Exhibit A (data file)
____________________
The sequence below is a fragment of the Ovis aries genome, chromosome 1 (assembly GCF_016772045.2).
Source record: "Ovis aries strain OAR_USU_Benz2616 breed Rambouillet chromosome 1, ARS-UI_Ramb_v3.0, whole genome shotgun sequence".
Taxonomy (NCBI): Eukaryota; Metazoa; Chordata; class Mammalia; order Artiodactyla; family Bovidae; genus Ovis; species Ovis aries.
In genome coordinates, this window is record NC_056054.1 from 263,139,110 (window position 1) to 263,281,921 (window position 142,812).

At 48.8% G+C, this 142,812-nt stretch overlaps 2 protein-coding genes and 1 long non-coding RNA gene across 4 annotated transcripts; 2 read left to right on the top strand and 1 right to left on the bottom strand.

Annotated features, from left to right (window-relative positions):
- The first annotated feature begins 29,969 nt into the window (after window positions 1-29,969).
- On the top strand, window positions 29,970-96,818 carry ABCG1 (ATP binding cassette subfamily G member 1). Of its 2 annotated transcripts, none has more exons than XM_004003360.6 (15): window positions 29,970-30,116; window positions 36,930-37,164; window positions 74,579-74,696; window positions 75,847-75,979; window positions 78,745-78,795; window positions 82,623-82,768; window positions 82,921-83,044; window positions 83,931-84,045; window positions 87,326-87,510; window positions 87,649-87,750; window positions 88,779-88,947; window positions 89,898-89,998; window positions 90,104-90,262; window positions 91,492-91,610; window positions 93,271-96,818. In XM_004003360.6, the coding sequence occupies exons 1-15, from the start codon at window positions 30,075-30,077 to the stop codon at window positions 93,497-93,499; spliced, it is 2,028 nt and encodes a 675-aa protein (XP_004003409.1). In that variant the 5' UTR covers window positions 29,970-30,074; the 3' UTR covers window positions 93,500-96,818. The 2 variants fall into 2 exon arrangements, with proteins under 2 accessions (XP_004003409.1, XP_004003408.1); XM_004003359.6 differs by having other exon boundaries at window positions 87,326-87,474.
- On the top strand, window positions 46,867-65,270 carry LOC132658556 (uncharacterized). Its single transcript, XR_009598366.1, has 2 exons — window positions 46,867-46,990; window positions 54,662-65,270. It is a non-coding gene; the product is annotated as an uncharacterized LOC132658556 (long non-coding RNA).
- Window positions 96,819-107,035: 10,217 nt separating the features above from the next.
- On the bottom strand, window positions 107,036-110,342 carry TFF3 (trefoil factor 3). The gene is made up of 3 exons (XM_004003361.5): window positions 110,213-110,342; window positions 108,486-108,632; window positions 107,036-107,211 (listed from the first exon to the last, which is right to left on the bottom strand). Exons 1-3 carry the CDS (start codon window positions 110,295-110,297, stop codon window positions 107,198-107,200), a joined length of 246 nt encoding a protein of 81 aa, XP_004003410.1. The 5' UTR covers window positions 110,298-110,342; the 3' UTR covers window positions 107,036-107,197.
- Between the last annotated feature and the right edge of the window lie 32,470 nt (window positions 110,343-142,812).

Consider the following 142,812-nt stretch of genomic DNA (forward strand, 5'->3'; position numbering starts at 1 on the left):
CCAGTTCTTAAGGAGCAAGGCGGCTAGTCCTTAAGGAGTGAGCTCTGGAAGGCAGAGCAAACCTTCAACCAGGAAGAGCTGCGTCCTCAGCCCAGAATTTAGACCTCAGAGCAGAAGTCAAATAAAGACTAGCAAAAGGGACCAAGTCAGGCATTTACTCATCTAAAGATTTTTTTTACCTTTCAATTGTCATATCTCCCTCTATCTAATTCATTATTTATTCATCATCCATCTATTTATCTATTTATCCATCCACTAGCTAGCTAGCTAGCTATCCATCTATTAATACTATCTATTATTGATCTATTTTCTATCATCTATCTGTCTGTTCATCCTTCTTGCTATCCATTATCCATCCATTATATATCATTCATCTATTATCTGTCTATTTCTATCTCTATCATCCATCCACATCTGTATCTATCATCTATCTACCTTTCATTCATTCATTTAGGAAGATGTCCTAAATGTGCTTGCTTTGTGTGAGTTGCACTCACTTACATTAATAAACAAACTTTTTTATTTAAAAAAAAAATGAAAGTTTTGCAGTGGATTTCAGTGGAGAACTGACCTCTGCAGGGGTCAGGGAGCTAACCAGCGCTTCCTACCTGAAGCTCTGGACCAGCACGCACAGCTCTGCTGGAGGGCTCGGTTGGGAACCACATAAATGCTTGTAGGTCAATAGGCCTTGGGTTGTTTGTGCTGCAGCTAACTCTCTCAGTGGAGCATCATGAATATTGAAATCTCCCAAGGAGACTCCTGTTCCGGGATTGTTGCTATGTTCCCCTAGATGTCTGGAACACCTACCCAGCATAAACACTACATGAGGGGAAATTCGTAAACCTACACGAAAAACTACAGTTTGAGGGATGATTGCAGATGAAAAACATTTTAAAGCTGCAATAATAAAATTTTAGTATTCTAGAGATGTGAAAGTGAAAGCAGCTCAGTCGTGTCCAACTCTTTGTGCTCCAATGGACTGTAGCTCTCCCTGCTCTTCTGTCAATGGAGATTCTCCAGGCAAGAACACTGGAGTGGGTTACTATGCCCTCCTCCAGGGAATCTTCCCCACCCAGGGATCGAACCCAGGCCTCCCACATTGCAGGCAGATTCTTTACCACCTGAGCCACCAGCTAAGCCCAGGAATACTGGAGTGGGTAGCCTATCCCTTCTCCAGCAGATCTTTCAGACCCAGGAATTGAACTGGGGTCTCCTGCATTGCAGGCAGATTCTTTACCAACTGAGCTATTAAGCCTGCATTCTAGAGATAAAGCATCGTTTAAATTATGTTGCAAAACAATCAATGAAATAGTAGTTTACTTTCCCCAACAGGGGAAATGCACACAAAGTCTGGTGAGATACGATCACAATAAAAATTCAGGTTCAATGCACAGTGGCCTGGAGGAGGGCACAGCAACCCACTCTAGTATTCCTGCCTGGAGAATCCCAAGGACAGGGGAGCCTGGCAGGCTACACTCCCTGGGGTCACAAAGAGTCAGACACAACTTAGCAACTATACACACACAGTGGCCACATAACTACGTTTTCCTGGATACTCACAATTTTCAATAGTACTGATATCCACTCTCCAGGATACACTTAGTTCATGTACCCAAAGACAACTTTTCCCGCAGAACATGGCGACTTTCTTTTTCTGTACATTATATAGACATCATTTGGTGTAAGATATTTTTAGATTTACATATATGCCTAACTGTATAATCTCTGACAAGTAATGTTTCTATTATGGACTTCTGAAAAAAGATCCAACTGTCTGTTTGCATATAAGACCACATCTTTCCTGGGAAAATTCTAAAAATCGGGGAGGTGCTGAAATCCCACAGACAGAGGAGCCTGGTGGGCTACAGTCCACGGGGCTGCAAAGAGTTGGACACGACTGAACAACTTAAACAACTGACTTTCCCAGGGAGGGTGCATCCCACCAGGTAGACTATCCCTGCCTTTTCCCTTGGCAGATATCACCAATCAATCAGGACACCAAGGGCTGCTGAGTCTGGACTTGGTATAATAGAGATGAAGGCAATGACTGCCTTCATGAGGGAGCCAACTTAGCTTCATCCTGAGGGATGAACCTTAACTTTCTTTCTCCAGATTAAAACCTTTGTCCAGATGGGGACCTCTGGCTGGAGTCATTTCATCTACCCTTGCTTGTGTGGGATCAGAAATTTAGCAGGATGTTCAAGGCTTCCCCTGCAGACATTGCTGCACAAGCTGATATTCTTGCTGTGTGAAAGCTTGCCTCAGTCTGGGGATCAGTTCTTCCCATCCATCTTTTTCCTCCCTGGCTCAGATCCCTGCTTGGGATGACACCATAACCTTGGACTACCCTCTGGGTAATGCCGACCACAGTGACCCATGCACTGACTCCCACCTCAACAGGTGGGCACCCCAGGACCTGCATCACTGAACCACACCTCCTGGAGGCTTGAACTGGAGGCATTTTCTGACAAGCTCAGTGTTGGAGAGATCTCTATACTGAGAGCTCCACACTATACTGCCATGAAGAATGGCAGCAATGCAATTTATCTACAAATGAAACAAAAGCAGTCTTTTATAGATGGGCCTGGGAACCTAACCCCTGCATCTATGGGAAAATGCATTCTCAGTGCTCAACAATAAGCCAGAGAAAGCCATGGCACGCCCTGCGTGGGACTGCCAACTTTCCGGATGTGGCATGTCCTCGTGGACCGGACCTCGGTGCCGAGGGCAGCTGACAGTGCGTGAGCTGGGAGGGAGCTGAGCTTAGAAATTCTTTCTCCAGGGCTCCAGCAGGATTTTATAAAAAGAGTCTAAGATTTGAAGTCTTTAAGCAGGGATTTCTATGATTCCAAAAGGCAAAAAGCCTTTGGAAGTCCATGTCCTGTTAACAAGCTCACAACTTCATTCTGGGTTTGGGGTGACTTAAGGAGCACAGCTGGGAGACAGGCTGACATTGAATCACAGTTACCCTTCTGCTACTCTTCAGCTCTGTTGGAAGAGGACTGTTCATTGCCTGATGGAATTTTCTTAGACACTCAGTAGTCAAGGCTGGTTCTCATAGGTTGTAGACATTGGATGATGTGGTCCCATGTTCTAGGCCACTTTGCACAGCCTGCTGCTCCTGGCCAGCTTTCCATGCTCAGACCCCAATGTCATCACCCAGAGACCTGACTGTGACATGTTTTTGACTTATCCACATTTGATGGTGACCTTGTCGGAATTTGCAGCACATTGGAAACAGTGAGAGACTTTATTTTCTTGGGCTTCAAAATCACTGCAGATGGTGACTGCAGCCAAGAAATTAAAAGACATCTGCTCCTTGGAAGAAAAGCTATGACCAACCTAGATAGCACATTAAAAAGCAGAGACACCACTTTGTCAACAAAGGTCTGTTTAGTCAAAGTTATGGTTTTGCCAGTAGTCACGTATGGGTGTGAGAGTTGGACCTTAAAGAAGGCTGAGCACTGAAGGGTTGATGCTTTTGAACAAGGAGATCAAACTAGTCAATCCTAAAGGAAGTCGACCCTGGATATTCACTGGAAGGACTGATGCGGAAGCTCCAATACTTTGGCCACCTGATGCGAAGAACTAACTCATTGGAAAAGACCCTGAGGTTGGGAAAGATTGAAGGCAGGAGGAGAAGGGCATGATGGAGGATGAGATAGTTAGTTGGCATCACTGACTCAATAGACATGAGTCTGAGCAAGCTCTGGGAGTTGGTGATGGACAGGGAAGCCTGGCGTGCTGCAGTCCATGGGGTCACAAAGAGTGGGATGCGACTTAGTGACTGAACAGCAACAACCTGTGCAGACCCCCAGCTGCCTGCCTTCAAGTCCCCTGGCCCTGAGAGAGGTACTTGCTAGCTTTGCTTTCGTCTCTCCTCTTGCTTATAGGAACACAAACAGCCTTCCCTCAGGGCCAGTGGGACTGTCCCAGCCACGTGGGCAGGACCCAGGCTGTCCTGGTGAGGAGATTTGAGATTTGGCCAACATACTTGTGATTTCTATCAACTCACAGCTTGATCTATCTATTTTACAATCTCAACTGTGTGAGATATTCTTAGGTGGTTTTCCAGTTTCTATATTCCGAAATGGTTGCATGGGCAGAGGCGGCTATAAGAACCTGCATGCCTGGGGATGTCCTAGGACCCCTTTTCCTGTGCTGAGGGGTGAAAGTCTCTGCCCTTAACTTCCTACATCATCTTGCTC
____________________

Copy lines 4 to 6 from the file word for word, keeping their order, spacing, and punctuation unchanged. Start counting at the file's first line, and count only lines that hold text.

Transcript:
In genome coordinates, this window is record NC_056054.1 from 263,139,110 (window position 1) to 263,281,921 (window position 142,812).

At 48.8% G+C, this 142,812-nt stretch overlaps 2 protein-coding genes and 1 long non-coding RNA gene across 4 annotated transcripts; 2 read left to right on the top strand and 1 right to left on the bottom strand.

Annotated features, from left to right (window-relative positions):